Helping you navigate the non-qualified landscape
New to supplemental retirement plans? Most companies offer full-time employees certain health and welfare benefits in addition to cash compensation. One such benefit is access to tax-deferred retirement savings plans, which can come in two forms: qualified and non-qualified plans.
Check out the FAQ below to learn more about the characteristics of employer-sponsored non-qualified deferred compensation plans.
Qualified retirement plans, such as 401(k), 403(b), pension and profit-sharing plans, adhere to requirements established by the Internal Revenue Code and the Employee Retirement Income Security Act of 1974 (ERISA). These requirements include, among other things, disclosure rules, minimum coverage standards, contribution limits, vesting rules, and participation tests (participation tests are generally designed to ensure that plans do not discriminate in favor of highly compensated employees).
Non-qualified deferred compensation plans are typically offered by companies to attract, reward and retain their most critical employees whose needs cannot be met by qualified plans alone. These tax-deferred plans, which include Deferred Compensation Plans, Benefit Restoration Plans, Supplemental Executive Retirement Plans (SERPs) and IRC 457 Plans, do not meet ERISA guidelines but must follow rules set forth under Section 409A of the Internal Revenue Code. Importantly: non-qualified benefits must be paid from general assets of the plan sponsor (the company) and therefore may be forfeited if the company becomes bankrupt. Because of this “risk of forfeiture,” the IRS does not require nonqualified benefits to be taxed until actually received by the employee.
Today, the most common type of non-qualified deferred compensation plan is a “401k Excess” plan, which allows plan participants to voluntarily defer their compensation in amounts that exceed the contribution limits imposed on 401(k) plans and allows the company to extend the 401(k) match to compensation above the limit.
Most workers can no longer rely on company-paid pension plans to fund their retirement; therefore, it is the responsibility of the individual to contribute a portion of their current compensation to a retirement savings account. 401(k) plans are highly effective for most individuals but IRS limits on contributions ($22,500 in 2023 and $30,000 for individuals 50 years and older) and eligible compensation ($330,000 in 2023) limit their effectiveness for highly compensated employees.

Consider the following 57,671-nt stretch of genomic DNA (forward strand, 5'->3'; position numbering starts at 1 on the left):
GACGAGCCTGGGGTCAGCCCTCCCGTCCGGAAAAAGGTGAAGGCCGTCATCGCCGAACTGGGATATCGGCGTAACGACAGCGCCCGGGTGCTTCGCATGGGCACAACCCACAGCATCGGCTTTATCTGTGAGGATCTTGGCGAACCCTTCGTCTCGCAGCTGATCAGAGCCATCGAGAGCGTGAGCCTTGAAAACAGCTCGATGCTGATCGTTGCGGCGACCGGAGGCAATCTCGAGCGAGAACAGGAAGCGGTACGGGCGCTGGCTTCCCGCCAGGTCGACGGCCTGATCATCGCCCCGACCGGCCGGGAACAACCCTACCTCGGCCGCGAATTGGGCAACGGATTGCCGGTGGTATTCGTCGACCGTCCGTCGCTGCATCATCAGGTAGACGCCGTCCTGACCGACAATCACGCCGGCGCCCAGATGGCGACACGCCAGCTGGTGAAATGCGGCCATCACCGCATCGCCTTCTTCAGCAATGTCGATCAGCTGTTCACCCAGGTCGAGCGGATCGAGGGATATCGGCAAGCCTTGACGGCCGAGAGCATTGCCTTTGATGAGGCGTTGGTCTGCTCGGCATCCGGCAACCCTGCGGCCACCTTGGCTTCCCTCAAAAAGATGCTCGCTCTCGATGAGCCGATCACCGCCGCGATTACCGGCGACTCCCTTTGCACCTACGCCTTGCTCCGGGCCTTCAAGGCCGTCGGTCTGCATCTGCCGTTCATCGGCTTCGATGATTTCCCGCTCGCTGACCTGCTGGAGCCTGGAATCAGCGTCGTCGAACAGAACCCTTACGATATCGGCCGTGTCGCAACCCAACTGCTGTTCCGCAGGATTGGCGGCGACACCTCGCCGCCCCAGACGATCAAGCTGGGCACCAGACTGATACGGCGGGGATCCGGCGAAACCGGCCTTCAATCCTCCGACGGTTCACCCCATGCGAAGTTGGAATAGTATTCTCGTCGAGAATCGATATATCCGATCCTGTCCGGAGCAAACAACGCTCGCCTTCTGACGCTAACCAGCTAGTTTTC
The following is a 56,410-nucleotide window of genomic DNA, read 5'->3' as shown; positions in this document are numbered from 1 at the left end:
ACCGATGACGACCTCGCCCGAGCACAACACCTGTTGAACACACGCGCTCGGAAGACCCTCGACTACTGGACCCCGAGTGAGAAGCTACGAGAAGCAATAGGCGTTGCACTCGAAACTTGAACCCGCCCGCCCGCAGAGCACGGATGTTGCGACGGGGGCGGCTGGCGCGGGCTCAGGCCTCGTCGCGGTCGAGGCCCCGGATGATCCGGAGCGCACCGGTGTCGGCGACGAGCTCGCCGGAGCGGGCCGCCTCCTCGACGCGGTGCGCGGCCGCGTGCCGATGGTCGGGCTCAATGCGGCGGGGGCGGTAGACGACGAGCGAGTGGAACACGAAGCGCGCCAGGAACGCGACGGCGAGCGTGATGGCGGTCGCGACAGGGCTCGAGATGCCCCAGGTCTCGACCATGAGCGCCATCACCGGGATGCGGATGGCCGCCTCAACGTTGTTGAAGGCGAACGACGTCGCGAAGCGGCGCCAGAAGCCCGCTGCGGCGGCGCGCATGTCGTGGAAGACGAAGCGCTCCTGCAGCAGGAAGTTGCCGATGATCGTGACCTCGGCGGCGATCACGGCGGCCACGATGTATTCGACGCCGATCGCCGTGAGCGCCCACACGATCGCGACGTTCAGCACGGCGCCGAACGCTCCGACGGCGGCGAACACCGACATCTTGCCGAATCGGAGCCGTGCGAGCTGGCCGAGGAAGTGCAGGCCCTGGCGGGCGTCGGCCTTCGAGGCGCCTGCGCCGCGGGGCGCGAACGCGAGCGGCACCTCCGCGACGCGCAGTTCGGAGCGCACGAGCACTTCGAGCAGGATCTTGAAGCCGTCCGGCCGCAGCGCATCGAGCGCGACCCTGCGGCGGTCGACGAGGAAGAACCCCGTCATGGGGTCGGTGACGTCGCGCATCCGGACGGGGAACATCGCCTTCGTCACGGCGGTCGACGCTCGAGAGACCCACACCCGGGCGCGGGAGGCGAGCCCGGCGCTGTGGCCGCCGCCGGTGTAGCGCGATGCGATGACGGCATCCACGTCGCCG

401(k) plans are less effective for highly compensated employees because the aforementioned limits prevent them from deferring and saving the same proportionate amount of their income compared to most other employees. Many financial planners recommend a 70% - 80% income replacement ratio during retirement to maintain one’s pre-retirement standard of living. For example, someone who earns an annual salary of $400,000 would require retirement income of $280,000 - $320,000 to maintain their pre-retirement standard of living – this is may not be possible by only relying on the combination of qualified plans (their 401(k)) and social security benefits. A supplemental retirement plan for highly compensated employees can account for the “retirement savings gap” that might exist.
According to the Department of Labor, to be exempt from certain ERISA requirements, eligibility for a non-qualified deferred compensation plan must be limited to a “select group of management or highly compensated employees.” In practice, this generally means that eligibility should not exceed the highest paid 10% of all company employees and compensation for eligible employees should exceed the highly compensated employee standard ($150,000 for 2023).